Tenth Circuit: ICE Detainees Get Chance to Prove Citizenship

Ruling examines procedures of REAL ID Act, habeas petitions

A recent 10th Circuit Court of Appeals ruling questioned the REAL ID Act and its federal reach over review of immigration and deportation cases. / LAW WEEK FILE

An individual detained by Immigrations and Customs Enforcement must be afforded the opportunity to prove citizenship in an Article III court, the 10th Circuit Court of Appeals said last week. 


Abraham Gonzalez-Alarcon was born in Mexico in 1993 and came to the U.S. in 2005, but was ordered removed in 2012. He reentered and was again ordered removed in 2013. After a third reentry, he was taken into federal custody and charged with illegal reentry. In April 2015, his removal order was reinstated. 

Gonzalez-Alarcon’s mother was born in New Mexico, but she explained to the court she never received a U.S. birth certificate. She left the country shortly after she was born and later returned to Albuquerque for school. His mother and grandmother both submitted affidavits confirming her time in the U.S. and Gonzalez-Alarcon’s citizenship. His criminal charges were dismissed, and he filed for a stay of removal. While in ICE custody, he then filed a habeas petition. He was detained for six months. 

Gonzalez-Alarcon’s attorney Olsi Vrapi said U.S. citizens get picked up and detained by ICE “all the time.” He says ICE advises these individuals to file an Application for Certificate of Citizenship through U.S. Citizen and Immigration Services, or an N-600, and if that’s granted, ICE will release them. But Vrapi said that process can take several months or years in some cases. 

“ICE can’t hide behind the N-600 anymore, they have to address this detention issue,” Vrapi said.

In 2005, Congress passed the REAL ID Act. It created requirements for state driver’s licenses and ID cards. One portion of the act outlines security and evidence standards for pieces of identification as they pertain to final asylum and deportation orders. Immigrant and civil rights organizations criticized the law because they viewed the changes as creating unnecessary barriers to asylum as well as proof of citizenship.

The REAL ID Act also includes a provision on district courts and their “exclusive jurisdiction to hear all causes or claims arising from any action undertaken, or any decision made, by the Secretary of Homeland Security.” The rule also states a claim can only be brought if there’s an allegation of violation of the U.S. Constitution. 

On this point, the 10th Circuit stated they found the “jurisdiction-stripping provisions [of the REAL ID Act] raise serious Suspension Clause concerns in one limited context” and that the Act seems to prevent federal court review. 

“These restrictions would effectively strip citizenship from those who do not clear various procedural hurdles. Citizenship cannot be relinquished through mere neglect,” the ruling reads. The U.S. Attorney’s Office declined to comment on the decision. 

The REAL ID Act changed the procedures for final deportation orders. After a removal order ruling from an immigration judge in a case, an appeal has to be filed directly to the federal court of appeals and may not be appealed in federal district court.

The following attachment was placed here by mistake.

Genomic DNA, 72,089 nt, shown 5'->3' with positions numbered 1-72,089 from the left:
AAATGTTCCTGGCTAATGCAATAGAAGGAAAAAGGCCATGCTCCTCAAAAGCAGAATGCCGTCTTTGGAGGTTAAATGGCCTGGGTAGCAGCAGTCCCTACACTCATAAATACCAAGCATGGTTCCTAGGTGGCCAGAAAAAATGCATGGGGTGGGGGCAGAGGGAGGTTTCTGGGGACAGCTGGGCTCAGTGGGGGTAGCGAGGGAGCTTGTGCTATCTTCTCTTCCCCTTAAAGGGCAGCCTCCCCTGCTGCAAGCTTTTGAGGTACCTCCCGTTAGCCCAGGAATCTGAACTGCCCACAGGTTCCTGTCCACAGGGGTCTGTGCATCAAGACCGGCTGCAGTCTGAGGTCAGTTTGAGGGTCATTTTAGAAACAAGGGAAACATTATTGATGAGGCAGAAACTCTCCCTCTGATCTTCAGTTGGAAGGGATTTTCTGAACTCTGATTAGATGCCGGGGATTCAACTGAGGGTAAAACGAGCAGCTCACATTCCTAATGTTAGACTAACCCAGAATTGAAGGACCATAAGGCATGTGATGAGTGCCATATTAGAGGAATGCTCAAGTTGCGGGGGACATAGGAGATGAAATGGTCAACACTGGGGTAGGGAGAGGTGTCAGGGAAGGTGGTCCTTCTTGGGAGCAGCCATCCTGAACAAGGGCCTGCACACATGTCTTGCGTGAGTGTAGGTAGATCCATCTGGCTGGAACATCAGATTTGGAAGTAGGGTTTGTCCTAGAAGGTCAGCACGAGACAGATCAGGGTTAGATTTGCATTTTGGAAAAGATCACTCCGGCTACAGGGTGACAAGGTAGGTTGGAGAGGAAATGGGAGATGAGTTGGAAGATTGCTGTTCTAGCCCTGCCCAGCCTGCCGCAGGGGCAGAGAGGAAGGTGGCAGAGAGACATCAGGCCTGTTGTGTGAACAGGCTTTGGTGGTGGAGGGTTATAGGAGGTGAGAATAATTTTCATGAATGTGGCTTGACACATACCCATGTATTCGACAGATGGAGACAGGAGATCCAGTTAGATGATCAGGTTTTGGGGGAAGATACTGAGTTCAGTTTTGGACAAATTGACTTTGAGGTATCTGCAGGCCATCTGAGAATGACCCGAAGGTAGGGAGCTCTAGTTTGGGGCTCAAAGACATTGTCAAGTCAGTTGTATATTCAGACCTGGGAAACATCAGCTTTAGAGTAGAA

But the Act also prevents claims if they aren’t filed within 90 days, which Gonzalez-Alarcon was unable to do in detention, and he was not made aware of his citizenship status until after that window had passed. 

The Suspension Clause prevents the delay of unlawful detention, but the clause also stipulates that alternate methods or procedures besides a habeas filing must be explored first. Vrapi feels the ruling is a “tortured” way of achieving the same result: proving Gonzalez-Alarcon’s citizenship.

“Once we go through these hoops and they don’t work, then we can go back to file a habeas petition,” he said. “They’re saying ‘the Constitution is almost about to be violated, but we still want you to try this other thing, and if that doesn’t work you can still file a habeas petition.”

The district court ruled that a petition for review was an adequate substitution for a habeas petition. 

Though the 10th Circuit said Gonzalez-Alarcon must be granted a path to prove citizenship, the court still directed him to proceed under the REAL ID Act procedures (appealing to the federal court of appeals) before filing a habeas petition. Gonzalez-Alarcon is still under constructive custody.

Vrapi said the significance of the ruling comes down to timing, and when review procedures are delayed, U.S. citizens are unlawfully detained. That’s what happened to Davino Watson in 2008. 

He was arrested by ICE officers and detained for more than three years despite becoming a U.S. citizen in 2002.

“When a U.S. citizen who remains detained for months has to go through extra hoops to challenge the detention, that opens the door for the government to get sued,” Vrapi said. “The next case that comes down road, that person may be detained for a year before he can go to court, and if it turns out he is a U.S. citizen, the government is going to have to pay a whole lot of money for detaining a U.S. citizen.”

—Kaley LaQuea

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